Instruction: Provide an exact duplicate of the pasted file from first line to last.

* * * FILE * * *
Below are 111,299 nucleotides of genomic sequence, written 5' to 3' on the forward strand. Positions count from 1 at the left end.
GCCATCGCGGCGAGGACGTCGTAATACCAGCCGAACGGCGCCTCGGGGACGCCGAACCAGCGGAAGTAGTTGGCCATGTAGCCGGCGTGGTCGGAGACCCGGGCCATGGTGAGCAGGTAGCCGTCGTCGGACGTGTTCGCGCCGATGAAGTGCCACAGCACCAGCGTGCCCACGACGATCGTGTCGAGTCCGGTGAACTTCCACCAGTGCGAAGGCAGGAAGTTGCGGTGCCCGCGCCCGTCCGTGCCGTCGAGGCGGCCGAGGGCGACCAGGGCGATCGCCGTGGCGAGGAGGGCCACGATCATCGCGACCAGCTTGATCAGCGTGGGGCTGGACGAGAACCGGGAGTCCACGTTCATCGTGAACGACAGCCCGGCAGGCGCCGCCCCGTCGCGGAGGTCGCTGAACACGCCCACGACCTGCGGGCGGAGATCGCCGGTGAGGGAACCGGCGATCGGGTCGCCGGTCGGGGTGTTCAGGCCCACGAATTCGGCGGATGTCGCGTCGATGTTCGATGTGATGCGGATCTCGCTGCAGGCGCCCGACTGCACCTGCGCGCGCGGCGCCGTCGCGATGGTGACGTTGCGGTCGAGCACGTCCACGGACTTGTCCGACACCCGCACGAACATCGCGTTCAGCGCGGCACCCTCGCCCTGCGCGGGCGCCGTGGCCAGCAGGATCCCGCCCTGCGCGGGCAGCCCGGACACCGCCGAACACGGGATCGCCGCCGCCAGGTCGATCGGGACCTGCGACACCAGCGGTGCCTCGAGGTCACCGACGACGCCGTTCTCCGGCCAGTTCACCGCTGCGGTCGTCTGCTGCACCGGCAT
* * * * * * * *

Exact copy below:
Below are 111,299 nucleotides of genomic sequence, written 5' to 3' on the forward strand. Positions count from 1 at the left end.
GCCATCGCGGCGAGGACGTCGTAATACCAGCCGAACGGCGCCTCGGGGACGCCGAACCAGCGGAAGTAGTTGGCCATGTAGCCGGCGTGGTCGGAGACCCGGGCCATGGTGAGCAGGTAGCCGTCGTCGGACGTGTTCGCGCCGATGAAGTGCCACAGCACCAGCGTGCCCACGACGATCGTGTCGAGTCCGGTGAACTTCCACCAGTGCGAAGGCAGGAAGTTGCGGTGCCCGCGCCCGTCCGTGCCGTCGAGGCGGCCGAGGGCGACCAGGGCGATCGCCGTGGCGAGGAGGGCCACGATCATCGCGACCAGCTTGATCAGCGTGGGGCTGGACGAGAACCGGGAGTCCACGTTCATCGTGAACGACAGCCCGGCAGGCGCCGCCCCGTCGCGGAGGTCGCTGAACACGCCCACGACCTGCGGGCGGAGATCGCCGGTGAGGGAACCGGCGATCGGGTCGCCGGTCGGGGTGTTCAGGCCCACGAATTCGGCGGATGTCGCGTCGATGTTCGATGTGATGCGGATCTCGCTGCAGGCGCCCGACTGCACCTGCGCGCGCGGCGCCGTCGCGATGGTGACGTTGCGGTCGAGCACGTCCACGGACTTGTCCGACACCCGCACGAACATCGCGTTCAGCGCGGCACCCTCGCCCTGCGCGGGCGCCGTGGCCAGCAGGATCCCGCCCTGCGCGGGCAGCCCGGACACCGCCGAACACGGGATCGCCGCCGCCAGGTCGATCGGGACCTGCGACACCAGCGGTGCCTCGAGGTCACCGACGACGCCGTTCTCCGGCCAGTTCACCGCTGCGGTCGTCTGCTGCACCGGCAT